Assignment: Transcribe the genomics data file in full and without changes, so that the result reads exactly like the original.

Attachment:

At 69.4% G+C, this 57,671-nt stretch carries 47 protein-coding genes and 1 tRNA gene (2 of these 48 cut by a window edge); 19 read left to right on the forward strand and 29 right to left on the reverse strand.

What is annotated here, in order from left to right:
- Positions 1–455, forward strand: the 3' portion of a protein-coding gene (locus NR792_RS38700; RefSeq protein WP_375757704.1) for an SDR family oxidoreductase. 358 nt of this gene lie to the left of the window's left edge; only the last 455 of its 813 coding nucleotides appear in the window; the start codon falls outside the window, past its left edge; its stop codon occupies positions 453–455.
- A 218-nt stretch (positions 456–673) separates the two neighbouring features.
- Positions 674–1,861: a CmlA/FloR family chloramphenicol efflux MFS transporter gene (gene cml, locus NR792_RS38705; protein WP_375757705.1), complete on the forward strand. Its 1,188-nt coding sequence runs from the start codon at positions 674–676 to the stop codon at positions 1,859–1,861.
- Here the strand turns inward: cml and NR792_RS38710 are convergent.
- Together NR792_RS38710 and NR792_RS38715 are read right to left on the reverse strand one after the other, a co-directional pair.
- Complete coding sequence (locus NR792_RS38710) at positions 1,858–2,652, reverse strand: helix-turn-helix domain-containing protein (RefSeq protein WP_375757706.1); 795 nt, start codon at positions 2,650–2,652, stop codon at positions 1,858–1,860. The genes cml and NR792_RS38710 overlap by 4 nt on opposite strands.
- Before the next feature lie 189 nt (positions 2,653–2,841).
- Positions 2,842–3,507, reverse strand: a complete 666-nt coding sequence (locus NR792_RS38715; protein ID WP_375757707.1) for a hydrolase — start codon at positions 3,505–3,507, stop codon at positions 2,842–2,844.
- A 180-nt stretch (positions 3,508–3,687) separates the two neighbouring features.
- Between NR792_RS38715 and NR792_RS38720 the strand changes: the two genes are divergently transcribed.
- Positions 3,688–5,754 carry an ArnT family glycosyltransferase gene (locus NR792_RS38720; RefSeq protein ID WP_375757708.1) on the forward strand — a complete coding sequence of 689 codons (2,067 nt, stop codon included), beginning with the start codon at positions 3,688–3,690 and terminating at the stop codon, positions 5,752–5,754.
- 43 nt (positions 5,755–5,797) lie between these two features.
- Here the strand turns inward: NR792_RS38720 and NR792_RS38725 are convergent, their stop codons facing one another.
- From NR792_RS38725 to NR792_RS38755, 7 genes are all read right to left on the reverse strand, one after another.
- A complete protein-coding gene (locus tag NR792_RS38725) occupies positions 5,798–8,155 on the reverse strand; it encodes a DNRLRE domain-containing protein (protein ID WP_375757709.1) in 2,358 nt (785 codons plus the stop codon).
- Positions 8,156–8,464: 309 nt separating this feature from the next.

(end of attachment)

At 69.4% G+C, this 57,671-nt stretch carries 47 protein-coding genes and 1 tRNA gene (2 of these 48 cut by a window edge); 19 read left to right on the forward strand and 29 right to left on the reverse strand.

What is annotated here, in order from left to right:
- Positions 1–455, forward strand: the 3' portion of a protein-coding gene (locus NR792_RS38700; RefSeq protein WP_375757704.1) for an SDR family oxidoreductase. 358 nt of this gene lie to the left of the window's left edge; only the last 455 of its 813 coding nucleotides appear in the window; the start codon falls outside the window, past its left edge; its stop codon occupies positions 453–455.
- A 218-nt stretch (positions 456–673) separates the two neighbouring features.
- Positions 674–1,861: a CmlA/FloR family chloramphenicol efflux MFS transporter gene (gene cml, locus NR792_RS38705; protein WP_375757705.1), complete on the forward strand. Its 1,188-nt coding sequence runs from the start codon at positions 674–676 to the stop codon at positions 1,859–1,861.
- Here the strand turns inward: cml and NR792_RS38710 are convergent.
- Together NR792_RS38710 and NR792_RS38715 are read right to left on the reverse strand one after the other, a co-directional pair.
- Complete coding sequence (locus NR792_RS38710) at positions 1,858–2,652, reverse strand: helix-turn-helix domain-containing protein (RefSeq protein WP_375757706.1); 795 nt, start codon at positions 2,650–2,652, stop codon at positions 1,858–1,860. The genes cml and NR792_RS38710 overlap by 4 nt on opposite strands.
- Before the next feature lie 189 nt (positions 2,653–2,841).
- Positions 2,842–3,507, reverse strand: a complete 666-nt coding sequence (locus NR792_RS38715; protein ID WP_375757707.1) for a hydrolase — start codon at positions 3,505–3,507, stop codon at positions 2,842–2,844.
- A 180-nt stretch (positions 3,508–3,687) separates the two neighbouring features.
- Between NR792_RS38715 and NR792_RS38720 the strand changes: the two genes are divergently transcribed.
- Positions 3,688–5,754 carry an ArnT family glycosyltransferase gene (locus NR792_RS38720; RefSeq protein ID WP_375757708.1) on the forward strand — a complete coding sequence of 689 codons (2,067 nt, stop codon included), beginning with the start codon at positions 3,688–3,690 and terminating at the stop codon, positions 5,752–5,754.
- 43 nt (positions 5,755–5,797) lie between these two features.
- Here the strand turns inward: NR792_RS38720 and NR792_RS38725 are convergent, their stop codons facing one another.
- From NR792_RS38725 to NR792_RS38755, 7 genes are all read right to left on the reverse strand, one after another.
- A complete protein-coding gene (locus tag NR792_RS38725) occupies positions 5,798–8,155 on the reverse strand; it encodes a DNRLRE domain-containing protein (protein ID WP_375757709.1) in 2,358 nt (785 codons plus the stop codon).
- Positions 8,156–8,464: 309 nt separating this feature from the next.